When the temperature isn’t the actual temperature
22 August 2014
The Bureau has begun to include the ‘Feels like’ temperature in several of its forecasts. So how precisely should we be using this ‘new’ weather measurement?
We all know what the air temperature means, don’t we? It’s the warmth or coldness of the outdoor air, measured in degrees Celsius, and a figure we all use to work out what activities we can do and what we should wear from day to day. It’s as simple as that.
Or is it?
In the 100-plus years that the Bureau has been issuing weather forecasts, the daily minimum and maximum temperatures have always been central to the process. Together with rainfall, they’re one of the most widely used datasets among our multitude of weather and climate information. They’re the key statistics we need to stay warm in winter and cool in summer, to keep our animals safe and our crops flourishing.
What happens when the temperature isn’t the actual temperature – when the humidity or wind speed are so high that they significantly change our personal experience of the weather?
What the air really feels like
Up on Mount Hotham, a group of snowboarders is carving up Victoria’s newly coated alpine slopes when they decide to stop for lunch. They’ve checked the Bureau’s mobile website, and noted that the ‘air temperature’ is a chilly but bearable –1°C. But they’re in for a shock. With a 35 km/h wind blowing and low humidity, they soon become freezing cold. When one of them double-checks the website, they get the full story: ‘Feels like –11°C’.
On the other side of the country, beachgoers have been enjoying a sunny early summer morning in Perth. Locals know from experience that if they stay at the beach in the afternoon, they’ll begin to feel the chilling effects of the sea breeze. By 2pm, only the tourists are left on the beach.
At the top end of the country, a group of intrepid hikers visits Kakadu National Park late in the wet season. Although the 29°C forecast that morning looked perfect for a lengthy hike, they didn’t count on the very high humidity, which prevents their sweat from evaporating and makes everyone extremely hot. Again, a quick check of the ‘Feels like’ temperature—an oppressive 38°C—could have spared the hikers much of their discomfort.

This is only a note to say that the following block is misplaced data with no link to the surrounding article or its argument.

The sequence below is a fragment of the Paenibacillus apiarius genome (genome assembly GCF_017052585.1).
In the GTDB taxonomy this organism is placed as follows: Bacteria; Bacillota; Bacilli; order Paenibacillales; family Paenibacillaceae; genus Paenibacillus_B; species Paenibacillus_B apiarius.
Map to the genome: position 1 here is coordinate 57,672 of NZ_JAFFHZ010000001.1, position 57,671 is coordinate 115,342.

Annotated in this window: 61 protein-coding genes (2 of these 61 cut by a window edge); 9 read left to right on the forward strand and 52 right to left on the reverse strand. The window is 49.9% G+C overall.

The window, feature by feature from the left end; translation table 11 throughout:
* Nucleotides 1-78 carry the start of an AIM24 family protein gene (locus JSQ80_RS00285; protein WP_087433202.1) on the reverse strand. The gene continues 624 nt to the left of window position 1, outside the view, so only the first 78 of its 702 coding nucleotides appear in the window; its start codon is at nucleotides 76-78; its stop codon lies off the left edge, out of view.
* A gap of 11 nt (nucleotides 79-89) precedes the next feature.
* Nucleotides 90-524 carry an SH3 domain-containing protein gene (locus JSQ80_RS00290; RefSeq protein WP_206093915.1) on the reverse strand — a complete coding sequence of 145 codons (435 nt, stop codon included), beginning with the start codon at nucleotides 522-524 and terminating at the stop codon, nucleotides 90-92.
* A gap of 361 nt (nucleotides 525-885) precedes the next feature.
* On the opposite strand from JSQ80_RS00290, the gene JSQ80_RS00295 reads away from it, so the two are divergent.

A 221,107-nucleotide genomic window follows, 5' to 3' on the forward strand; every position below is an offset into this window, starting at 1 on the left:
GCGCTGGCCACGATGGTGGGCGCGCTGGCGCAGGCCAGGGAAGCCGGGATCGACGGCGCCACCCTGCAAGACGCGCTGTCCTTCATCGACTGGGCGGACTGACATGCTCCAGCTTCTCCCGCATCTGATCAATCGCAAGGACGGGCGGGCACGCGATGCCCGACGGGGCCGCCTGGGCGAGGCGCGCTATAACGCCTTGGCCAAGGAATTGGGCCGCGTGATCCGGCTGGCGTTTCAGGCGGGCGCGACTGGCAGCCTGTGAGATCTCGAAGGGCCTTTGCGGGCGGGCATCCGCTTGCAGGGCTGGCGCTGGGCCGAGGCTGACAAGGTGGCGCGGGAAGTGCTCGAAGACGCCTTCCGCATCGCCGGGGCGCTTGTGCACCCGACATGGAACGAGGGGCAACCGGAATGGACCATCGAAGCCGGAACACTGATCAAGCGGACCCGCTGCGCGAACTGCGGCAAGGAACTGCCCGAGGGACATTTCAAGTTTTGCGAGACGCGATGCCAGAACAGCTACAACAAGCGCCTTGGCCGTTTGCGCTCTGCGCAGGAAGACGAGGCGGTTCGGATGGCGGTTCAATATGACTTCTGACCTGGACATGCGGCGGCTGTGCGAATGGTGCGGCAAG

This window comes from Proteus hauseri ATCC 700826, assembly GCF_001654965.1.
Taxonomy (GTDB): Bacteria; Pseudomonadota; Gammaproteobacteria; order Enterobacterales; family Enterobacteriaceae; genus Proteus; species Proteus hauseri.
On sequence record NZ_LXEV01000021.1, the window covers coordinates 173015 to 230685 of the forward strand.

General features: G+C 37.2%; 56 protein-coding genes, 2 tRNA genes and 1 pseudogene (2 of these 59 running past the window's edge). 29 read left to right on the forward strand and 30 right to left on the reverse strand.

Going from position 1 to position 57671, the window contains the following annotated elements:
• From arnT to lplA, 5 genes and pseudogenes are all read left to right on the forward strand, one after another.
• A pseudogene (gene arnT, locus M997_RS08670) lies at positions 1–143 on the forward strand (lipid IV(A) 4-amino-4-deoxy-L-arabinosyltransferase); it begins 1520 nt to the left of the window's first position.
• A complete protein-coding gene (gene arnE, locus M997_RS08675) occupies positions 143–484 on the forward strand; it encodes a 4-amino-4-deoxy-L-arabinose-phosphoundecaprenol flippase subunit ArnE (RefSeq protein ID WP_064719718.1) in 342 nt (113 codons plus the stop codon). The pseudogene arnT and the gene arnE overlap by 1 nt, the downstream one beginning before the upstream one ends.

In situations like these, it’s common—and entirely understandable—for people to simply think that the Bureau’s forecasters got it wrong.
Left: Example of a much colder 'Feels like' temperature at Mount Hotham.
Two distinctive temperatures
The Bureau has adopted the term ‘Feels like’ to describe exactly that: what the outdoor air feels like, as distinct from the actual air temperature. By checking both figures, you can make a much more informed decision about where you should go, what you can do, and what you should wear – especially if you’re going to be outdoors a lot, or somewhere that is particularly exposed to the weather.
Most of our air temperature readings are measured by thermometers in the distinctive white Stevenson screens that hold the instruments of our 600-plus automatic weather stations. These wooden boxes are fitted with slats that allow air to flow freely over the thermometers, but protect them from the sun and rain.
So while the Stevenson Screens provide accurate readings of the air temperature in the shade, they cannot tell you what that temperature actually feels like in their general location. This must be individually calculated according to local conditions, including wind speed, humidity and sometimes radiation from the sun.
The ‘Feels like’ temperature is a prominent feature of our new mobile website (m.bom.gov.au). In conjunction with the actual air temperature, wind and humidity levels, and three-hourly rain forecasts, the ‘Feels like’ temperature is another tool that mobile users can take with them anywhere—and double-check before they venture outside.
The ‘Feels like’ temperature is also known as the ‘apparent temperature’, and was first described in the late 1970s to include the effects of sun and wind. A handy definition is available under the Temperature tab of our Weather Words glossary, which explains apparent temperature as ‘a measure of the discomfort caused to an appropriately dressed adult, walking outdoors, in the shade, by the current wind and humidity levels’. The Bureau's apparent temperature calculation does not include the effects of solar radiation.
A further definition is available on the Bureau’s glossary page, with links to ‘thermal comfort observations’ for major towns and regions across Australia. More detailed information about how weather factors affect human comfort is available on a special page about thermal comfort, along with tips and guidelines for working, playing and exercising safely in hot weather.